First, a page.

Free and DRM-Free E-Books

I got a Nokia 770 for Christmas, to replace my aging and dying Palm V. I’ll probably write more about the 770 and the Palm V later, but suffice it to say that I got the Palm V when it came out, approximately 10 years ago, and have used it ever since. My main uses for it were AvantGo and Vindigo, although in the past I did get other uses out of it as well. I plan to keep the Palm around mainly for the Vindigo features, which I haven’t seen done better anywhere else. (No book on the planet has as much information about NYC as my 8MB Palm V with Vindigo loaded on it.)

I basically got the 770 because of all the great stuff I heard on Teleread and other sites about its use as a portable e-book reader. Indeed, that has been the most pleasant experience on the device. With the Evince PDF viewer and with FBReader (an Open Source ebook reader for a lot of different formats, including HTML, Plucker, and zTxt), I am able to read a ton of stuff while I’m in my commute, and all on a beautiful 800×480 screen that fits in the palm of my hand. (Yes, finally I get to read with serif, anti-aliased fonts!)

I have been overwhelmed with how many free e-books you can find online, thanks in part to efforts by groups like Creative Commons. Here are some good ones:

Feel free to post more in comments!

The Three-Way Division of Web Development Labor

There is a great article posted by a developer of the open source FreeMarker project on a proposed “third” role for web development teams — something between a backend application developer and a frontend web designer.

Check it out.

I have to say, so much of this article rang true for me. I just finished a web application in which we had four developers but two main rules: backend developer and frontend designer/developer. Due to the type of project it was (and the skillsets of the people involved), backend work was done by 3 of the 4 team members, and frontend work was done by a sole designer.

The issues we had were that:

  • The backend developers could only make guarantees about what kind of object to pass to the view. But often, in order to get access to other “global” objects, the frontend designer would have to hack controller code as well. (Luckily, data services were tiered off out of the controllers, so at least the designer didn’t have to muck about with SQL.)
  • The designer hated the idea of pushing some logic “back” into application code. So, though we as backend developers proposed a layer for configuring things like which menus to display on each page, etc., the frontend designer preferred to engage in the copy-paste-modify antipattern instead, so that it could just “get done.” I can see why: it’s a pain to context switch from JSPs, HTML and CSS to Java POJOs that then will have to be checked using JSTL anyway!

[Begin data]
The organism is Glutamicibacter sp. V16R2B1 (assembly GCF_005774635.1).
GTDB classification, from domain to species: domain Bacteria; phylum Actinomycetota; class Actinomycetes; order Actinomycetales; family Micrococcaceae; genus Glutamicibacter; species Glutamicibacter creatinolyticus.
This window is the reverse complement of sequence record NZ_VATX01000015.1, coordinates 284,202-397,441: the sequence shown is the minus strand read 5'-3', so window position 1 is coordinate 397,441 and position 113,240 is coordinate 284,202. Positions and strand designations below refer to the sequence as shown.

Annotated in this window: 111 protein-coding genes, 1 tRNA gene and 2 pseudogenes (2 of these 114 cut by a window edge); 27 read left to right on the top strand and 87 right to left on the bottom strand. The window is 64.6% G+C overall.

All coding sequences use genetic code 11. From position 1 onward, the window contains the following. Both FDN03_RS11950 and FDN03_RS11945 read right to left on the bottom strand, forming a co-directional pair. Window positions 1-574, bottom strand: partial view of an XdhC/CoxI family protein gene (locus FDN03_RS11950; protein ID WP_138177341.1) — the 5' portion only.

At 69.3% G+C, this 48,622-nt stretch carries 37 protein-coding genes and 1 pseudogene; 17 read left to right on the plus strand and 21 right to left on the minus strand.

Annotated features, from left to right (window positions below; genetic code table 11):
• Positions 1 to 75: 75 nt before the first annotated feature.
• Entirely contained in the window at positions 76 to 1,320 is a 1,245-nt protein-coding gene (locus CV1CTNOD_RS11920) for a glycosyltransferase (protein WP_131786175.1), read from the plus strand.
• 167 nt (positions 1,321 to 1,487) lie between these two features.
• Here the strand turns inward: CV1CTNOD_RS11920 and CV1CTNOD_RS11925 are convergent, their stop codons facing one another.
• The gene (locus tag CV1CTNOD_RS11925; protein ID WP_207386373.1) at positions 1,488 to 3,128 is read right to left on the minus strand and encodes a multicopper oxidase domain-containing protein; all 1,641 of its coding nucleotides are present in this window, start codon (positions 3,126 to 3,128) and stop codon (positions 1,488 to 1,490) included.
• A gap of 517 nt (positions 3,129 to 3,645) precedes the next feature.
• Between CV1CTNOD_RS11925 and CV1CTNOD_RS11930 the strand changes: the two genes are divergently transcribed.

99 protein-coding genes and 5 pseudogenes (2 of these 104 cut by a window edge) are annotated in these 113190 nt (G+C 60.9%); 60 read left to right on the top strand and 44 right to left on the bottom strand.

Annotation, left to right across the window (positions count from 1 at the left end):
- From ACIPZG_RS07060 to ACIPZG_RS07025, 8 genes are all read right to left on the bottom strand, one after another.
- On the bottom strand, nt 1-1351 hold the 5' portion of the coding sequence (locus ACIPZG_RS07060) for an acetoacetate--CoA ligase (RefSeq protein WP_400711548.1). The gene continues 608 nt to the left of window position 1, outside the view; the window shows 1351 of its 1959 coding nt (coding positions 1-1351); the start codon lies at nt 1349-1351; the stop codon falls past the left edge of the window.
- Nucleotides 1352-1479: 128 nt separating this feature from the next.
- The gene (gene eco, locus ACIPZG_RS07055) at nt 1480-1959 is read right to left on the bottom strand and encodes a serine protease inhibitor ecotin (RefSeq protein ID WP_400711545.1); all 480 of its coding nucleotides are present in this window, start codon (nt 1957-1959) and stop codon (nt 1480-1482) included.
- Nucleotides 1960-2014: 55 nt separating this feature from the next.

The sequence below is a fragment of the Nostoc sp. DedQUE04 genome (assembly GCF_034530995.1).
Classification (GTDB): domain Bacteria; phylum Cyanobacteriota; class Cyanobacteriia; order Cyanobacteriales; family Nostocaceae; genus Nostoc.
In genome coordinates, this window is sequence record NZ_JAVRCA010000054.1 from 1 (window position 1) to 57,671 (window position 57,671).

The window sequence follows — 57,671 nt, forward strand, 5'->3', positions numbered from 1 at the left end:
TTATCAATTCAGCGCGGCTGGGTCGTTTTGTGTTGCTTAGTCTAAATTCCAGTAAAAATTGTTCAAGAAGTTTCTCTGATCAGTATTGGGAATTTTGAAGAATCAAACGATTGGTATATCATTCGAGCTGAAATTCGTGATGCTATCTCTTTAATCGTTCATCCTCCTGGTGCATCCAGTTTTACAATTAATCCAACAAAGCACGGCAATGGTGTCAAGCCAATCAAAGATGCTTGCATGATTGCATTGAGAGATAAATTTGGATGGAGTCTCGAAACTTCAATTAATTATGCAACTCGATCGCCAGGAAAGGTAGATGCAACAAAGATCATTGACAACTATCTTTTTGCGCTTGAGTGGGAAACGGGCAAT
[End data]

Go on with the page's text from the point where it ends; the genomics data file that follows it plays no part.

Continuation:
If, early on, we had decided to use FreeMarker instead of JSTL, perhaps the frontend designer could have had access to more powerful macros, and wouldn’t have done the copy/pasting. But I think overall, the two tiers are too few; I agree that you need someone to sit in between and think about how to cleanly integrate backend logic and frontend design.

Linux Desktop Talk at NYU

I gave another talk for CANYU and the emerging open source clubs at NYU about Linux on the desktop. Here is the synopsis:

LINUX AND FREE/OPEN SOURCE SOFTWARE

The State of the F/OSS World Update
with talk/demo by Andrew Montalenti

December 5, 2006 @ 7pm
Room 813, Warren Weaver Hall

Open source software is now mainstream. Whether it’s the nearly ubiquitous Mozilla Firefox browser, the Azureus peer-to-peer client, the Eclipse IDE, or the Linux kernel, almost everything in the computer world has been touched by free / open source software developers collaborating across the globe.

Judging by the state of the community, this movement doesn’t seem to be losing steam. With Microsoft Windows Vista around the corner offering a potentially bloated and hardware-requirements-heavy experience, desktop Linux operating systems are taking aim at the big giant, with big support around Ubuntu, Fedora (Redhat), and SuSE (Novell), among others.

So, what’s next for the free / open source world? That’s what this talk is meant to help you find out. After explaining a bit of the history of free and open source software, and the history of recent community and corporate efforts to make it widely available, this talk will show off some of the new, cool technologies coming out of the open source community, such as 3D desktop effects, productivity tools, enhanced multimedia support, better support for laptops, and a full suite of industry-grade development tools. The talk will also discuss some of the legal and intellectual property issues facing the open source community, with a particular focus on the recent news coming from the Novell / Microsoft deal and Sun’s decision to open source Java.

Who is this talk meant for? Anyone who hasn’t tried out Linux on their desktop, or anyone who is at least mildly interested in the current and future state of the computer industry. Free / Open Source software has completely rocked the industry, changing every aspect of it from top to bottom, and this wave is only growing bigger every day. NYU students interested in copyright issues surrounding open source may also find this talk valuable.